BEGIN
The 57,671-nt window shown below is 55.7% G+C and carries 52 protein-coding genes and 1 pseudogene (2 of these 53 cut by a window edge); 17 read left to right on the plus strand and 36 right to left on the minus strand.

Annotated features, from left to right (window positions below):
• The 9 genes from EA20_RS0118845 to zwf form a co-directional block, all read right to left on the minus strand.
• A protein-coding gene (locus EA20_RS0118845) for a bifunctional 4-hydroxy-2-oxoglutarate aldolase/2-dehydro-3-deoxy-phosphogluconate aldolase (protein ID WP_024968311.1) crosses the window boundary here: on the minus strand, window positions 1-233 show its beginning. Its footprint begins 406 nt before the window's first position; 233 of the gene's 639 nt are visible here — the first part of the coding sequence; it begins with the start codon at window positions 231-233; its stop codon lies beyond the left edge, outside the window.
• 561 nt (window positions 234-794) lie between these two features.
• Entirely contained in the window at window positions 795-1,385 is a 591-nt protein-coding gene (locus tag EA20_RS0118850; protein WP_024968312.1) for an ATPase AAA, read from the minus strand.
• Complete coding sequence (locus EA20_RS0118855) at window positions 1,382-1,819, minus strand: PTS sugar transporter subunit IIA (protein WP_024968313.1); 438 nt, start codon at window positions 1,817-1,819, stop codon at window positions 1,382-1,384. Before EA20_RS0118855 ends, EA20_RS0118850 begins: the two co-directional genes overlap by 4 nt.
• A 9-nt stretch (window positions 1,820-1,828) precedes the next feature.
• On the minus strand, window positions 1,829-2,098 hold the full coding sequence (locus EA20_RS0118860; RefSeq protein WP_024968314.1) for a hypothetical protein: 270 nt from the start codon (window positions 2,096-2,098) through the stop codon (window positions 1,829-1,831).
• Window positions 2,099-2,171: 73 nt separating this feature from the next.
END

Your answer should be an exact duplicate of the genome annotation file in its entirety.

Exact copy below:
The 57,671-nt window shown below is 55.7% G+C and carries 52 protein-coding genes and 1 pseudogene (2 of these 53 cut by a window edge); 17 read left to right on the plus strand and 36 right to left on the minus strand.

Annotated features, from left to right (window positions below):
• The 9 genes from EA20_RS0118845 to zwf form a co-directional block, all read right to left on the minus strand.
• A protein-coding gene (locus EA20_RS0118845) for a bifunctional 4-hydroxy-2-oxoglutarate aldolase/2-dehydro-3-deoxy-phosphogluconate aldolase (protein ID WP_024968311.1) crosses the window boundary here: on the minus strand, window positions 1-233 show its beginning. Its footprint begins 406 nt before the window's first position; 233 of the gene's 639 nt are visible here — the first part of the coding sequence; it begins with the start codon at window positions 231-233; its stop codon lies beyond the left edge, outside the window.
• 561 nt (window positions 234-794) lie between these two features.
• Entirely contained in the window at window positions 795-1,385 is a 591-nt protein-coding gene (locus tag EA20_RS0118850; protein WP_024968312.1) for an ATPase AAA, read from the minus strand.
• Complete coding sequence (locus EA20_RS0118855) at window positions 1,382-1,819, minus strand: PTS sugar transporter subunit IIA (protein WP_024968313.1); 438 nt, start codon at window positions 1,817-1,819, stop codon at window positions 1,382-1,384. Before EA20_RS0118855 ends, EA20_RS0118850 begins: the two co-directional genes overlap by 4 nt.
• A 9-nt stretch (window positions 1,820-1,828) precedes the next feature.
• On the minus strand, window positions 1,829-2,098 hold the full coding sequence (locus EA20_RS0118860; RefSeq protein WP_024968314.1) for a hypothetical protein: 270 nt from the start codon (window positions 2,096-2,098) through the stop codon (window positions 1,829-1,831).
• Window positions 2,099-2,171: 73 nt separating this feature from the next.